The XX Committee

Western Journalists and Russian Intelligence

The Russian seizure of Crimea plus Moscow’s intimidation, and worse, of all Ukraine, has created an awkward situation for Edward Snowden’s fans and enablers. That Ed has taken up residence in Putin’s Russia, and continues to pontificate about privacy and the perfidy of Western intelligence while under Kremlin protection, is a bit much, so much so that even MSM stalwarts have begun to ask difficult questions about the whole Snowden-linked apparat.

Judging from their conduct, not to mention the vicious online abuse suffered by myself and others who have questioned the narrative that Snowden is a pure-hearted patriot who “just happened” to wind up in Moscow, it seems justified to ask about the motivations of Snowden’s stalwart defenders in the West. Some may be pawns of Russian intelligence but most, I suspect, are what Communists once called Useful Idiots: Westerners whose hatred of their own society is so profound that they accept baldfaced Kremlin lies uncritically. It’s hard to avoid the conclusion that the egregious Walter Duranty has present-day equivalents.

Yet espionage cannot be ruled out either. Indeed, Moscow’s powerful intelligence apparatus has long considered Western journalists to be an easy and tasty target, not least because so many volunteered their services freely, or at least cheaply. Post-Cold War revelations made clear that among numerous Useful Idiots in Western journalists there were paid-up Soviet agents too, who consciously transmitted Kremlin Line agitprop masquerading as “daring” journalism.

This rot was present from the start. The father of Central European “investigative journalism,” Egon Erwin Kisch, can serve as our Patient Zero. In the waning days of Austria-Hungary, the young Kisch, who gave himself the sobriquet “the raging reporter,” cemented his reputation in 1913 with his scoop about the notorious traitor Colonel Alfred Redl – a sordid tale of espionage, corruption, suicide, and sex – who was probably the Spy of the (20th) Century. Kisch virtually created the image of the hard-boiled, cynical journalist who went the extra mile to uncover what others sought to hide: “nothing is more annoying than the truth” was his mantra.

Yet behind the muckraking there was an unpleasant, if concealed, reality. After 1918, as he rose to journalistic stardom across Europe, Kisch was a committed Communist who secretly served Soviet military intelligence (GRU). His solidarity with Moscow was unshakable, as he was every bit as credulous about the Kremlin as he was incredulous about everything else,  and while he reported on all sorts of scandals that put “bourgeois society” in a bad light, he was taking GRU orders. Kisch’s allegiances were an open secret in certain circles and even some committed Leftists found his stock line, “I am Stalin’s soldier,” hard to swallow. Through the Ukrainian genocide-famine, the Purges, all the worst Stalinist excesses, Kisch was a deeply devoted Soviet agent while posing as a truth-teller to his Western readers. His devoted service to one of the most murderous regimes in history notwithstanding, there is an Egon Erwin Kisch Prize for journalists in Germany today.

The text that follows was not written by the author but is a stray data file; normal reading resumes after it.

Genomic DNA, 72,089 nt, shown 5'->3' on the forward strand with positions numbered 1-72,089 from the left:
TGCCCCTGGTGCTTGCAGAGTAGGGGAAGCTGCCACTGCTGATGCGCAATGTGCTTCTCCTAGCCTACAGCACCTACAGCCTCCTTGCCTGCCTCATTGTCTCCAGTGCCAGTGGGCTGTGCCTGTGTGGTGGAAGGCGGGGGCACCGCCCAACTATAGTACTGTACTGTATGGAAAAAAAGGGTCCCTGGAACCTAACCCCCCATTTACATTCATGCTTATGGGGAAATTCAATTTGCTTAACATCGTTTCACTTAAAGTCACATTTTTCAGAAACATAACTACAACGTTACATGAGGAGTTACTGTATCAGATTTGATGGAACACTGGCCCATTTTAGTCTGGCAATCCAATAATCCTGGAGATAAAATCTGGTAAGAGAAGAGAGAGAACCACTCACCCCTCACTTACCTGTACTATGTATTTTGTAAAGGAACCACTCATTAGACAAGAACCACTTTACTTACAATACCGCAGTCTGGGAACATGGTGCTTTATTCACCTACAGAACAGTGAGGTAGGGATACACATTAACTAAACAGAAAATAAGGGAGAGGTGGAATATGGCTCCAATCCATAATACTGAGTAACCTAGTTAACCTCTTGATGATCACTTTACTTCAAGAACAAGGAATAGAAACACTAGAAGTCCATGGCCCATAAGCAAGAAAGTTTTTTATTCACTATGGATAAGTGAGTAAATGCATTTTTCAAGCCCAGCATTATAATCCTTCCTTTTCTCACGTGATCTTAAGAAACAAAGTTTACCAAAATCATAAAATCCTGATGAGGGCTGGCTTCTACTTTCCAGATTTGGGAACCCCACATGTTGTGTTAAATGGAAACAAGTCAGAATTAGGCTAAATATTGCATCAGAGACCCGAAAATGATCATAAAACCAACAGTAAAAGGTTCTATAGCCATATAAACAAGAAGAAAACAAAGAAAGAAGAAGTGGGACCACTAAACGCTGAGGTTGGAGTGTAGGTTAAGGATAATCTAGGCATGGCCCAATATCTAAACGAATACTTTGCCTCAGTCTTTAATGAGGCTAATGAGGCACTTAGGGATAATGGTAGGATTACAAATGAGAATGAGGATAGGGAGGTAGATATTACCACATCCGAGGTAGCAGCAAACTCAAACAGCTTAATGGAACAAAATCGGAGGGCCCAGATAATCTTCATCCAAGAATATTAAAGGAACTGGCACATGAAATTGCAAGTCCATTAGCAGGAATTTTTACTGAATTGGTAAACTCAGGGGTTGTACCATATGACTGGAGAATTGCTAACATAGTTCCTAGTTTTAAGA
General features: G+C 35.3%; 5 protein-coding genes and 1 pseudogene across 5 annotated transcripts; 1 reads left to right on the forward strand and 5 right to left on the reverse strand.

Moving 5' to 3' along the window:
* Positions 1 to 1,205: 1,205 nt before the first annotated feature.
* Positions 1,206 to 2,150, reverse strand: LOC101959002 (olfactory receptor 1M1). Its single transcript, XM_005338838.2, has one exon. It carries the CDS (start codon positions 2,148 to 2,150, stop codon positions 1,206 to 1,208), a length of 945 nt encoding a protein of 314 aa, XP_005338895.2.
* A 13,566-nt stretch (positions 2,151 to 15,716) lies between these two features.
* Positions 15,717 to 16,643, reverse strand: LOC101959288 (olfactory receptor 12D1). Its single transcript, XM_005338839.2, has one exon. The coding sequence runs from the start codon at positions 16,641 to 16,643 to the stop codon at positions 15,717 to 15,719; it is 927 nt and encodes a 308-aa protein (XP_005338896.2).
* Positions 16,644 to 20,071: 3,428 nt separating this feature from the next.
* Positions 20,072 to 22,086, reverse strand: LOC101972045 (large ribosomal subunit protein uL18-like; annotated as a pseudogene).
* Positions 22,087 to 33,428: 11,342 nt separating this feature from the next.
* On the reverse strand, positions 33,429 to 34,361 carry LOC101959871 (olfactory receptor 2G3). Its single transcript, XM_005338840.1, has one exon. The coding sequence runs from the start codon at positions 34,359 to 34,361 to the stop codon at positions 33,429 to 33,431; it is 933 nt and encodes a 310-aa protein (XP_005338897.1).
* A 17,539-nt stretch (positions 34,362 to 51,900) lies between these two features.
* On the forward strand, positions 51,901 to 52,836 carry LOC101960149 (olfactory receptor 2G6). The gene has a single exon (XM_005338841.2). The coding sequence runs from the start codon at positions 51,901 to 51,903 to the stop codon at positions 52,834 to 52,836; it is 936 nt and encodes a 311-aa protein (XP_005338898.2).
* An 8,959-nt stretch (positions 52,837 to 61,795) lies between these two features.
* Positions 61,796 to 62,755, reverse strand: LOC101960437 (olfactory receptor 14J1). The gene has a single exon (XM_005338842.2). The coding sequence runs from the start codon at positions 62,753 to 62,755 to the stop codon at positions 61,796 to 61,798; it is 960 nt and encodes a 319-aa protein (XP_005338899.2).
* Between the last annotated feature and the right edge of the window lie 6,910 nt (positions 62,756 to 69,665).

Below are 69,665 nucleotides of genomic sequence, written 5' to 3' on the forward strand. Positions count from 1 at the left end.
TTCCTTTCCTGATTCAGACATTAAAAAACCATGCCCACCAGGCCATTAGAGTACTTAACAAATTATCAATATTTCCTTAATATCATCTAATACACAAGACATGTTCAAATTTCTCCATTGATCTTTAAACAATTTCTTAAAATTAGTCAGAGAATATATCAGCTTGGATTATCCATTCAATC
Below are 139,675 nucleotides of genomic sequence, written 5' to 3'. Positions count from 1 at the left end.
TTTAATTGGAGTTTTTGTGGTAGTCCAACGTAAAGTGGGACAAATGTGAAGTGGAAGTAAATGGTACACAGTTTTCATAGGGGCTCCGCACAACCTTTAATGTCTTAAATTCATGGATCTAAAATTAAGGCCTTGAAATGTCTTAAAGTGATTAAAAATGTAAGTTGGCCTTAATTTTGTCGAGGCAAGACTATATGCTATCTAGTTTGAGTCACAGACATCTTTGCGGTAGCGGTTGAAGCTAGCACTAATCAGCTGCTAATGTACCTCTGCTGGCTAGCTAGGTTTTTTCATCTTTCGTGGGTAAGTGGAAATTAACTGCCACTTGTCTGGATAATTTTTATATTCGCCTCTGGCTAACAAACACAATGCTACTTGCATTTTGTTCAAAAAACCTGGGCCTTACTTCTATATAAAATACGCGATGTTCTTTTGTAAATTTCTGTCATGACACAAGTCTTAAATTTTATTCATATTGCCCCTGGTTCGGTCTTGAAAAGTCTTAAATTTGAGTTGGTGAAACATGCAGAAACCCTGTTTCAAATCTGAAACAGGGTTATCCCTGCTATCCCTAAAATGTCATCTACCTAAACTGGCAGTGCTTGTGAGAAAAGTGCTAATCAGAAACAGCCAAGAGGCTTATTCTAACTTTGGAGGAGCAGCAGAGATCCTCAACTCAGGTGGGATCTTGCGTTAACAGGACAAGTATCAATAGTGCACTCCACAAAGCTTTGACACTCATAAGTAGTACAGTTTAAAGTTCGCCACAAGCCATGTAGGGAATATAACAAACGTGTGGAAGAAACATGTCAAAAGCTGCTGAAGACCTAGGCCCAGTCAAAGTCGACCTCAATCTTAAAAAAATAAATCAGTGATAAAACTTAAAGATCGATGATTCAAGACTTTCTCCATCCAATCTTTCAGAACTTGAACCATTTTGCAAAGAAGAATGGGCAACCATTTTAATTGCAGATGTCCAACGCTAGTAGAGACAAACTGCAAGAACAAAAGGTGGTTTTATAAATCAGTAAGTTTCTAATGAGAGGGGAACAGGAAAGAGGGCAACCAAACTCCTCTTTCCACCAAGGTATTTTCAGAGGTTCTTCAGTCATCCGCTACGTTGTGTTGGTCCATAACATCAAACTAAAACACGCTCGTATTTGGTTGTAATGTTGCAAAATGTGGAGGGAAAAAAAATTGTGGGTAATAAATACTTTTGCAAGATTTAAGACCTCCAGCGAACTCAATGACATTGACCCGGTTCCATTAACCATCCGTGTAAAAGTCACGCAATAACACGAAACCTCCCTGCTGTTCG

American journalism, too, had “secret soldiers of Stalin” in its ranks, and there were more than a handful. In a case I was involved in decades after the fact, back in the 1940s one of the most prominent members of the U.S. journalistic scene was, we discovered much later thanks to information derived from KGB sources, also a devoted secret Communist. He was so overtly pro-Stalin that it creeped out his fellow-traveling friends, and during World War II he apparently passed U.S. classified information to the Soviets. However, by the late 1940s, he had a change of heart and over time became a committed anti-Communist, which was not uncommon back then. Moreover, there was nothing to be done with the case, as we learned of his treason decades after the event, which was mitigated by the reality that he abandoned the Moscow Line early in the Cold War, and he was dead to boot. It’s an interesting file that some researcher will make an intriguing “footnote to history” out of decades hence, once it’s been declassified and released to the archives.

The most notorious case, however, is that of I.F. Stone, Izzy to his legions of admirers on the Left, who cultivated the image of the muckraking journalist for truth pitch-perfectly for decades. It was a fraud. Inconveniently, he was an agent of Soviet intelligence in the late 1930s, at the height of Stalin’s purges, and maintained some sort of witting relationship with the KGB to 1956, when he broke with Moscow – later than many – over the invasion of Hungary. KGB efforts to reestablish their relationship with the elderly Stone, an “old master” in Chekist parlance, in 1968 were not successful. The extent to which Soviet connections influenced Stone’s “daring” reporting must remain an open question, but the vehement efforts of his defenders to deny his ties to the Soviet secret police are thoroughly debunked here.

Needless to add, there is an “Izzy Prize” to reward “special achievement in independent media” in honor of I.F. Stone. Its inaugural winner was Glenn Greenwald, who along with Jeremy Scahill was recently named to the “I.F. Stone Hall of Fame.”

For too many decades, among too many Western investigative journalists, secret loyalty to the Kremlin has been more a feature than a bug. As we enter a Second Cold War of the Kremlin’s creation, it’s time to face up to this reality and start asking about the real motivations of “truth tellers” who like to criticize the West while dodging negative comments about Moscow.

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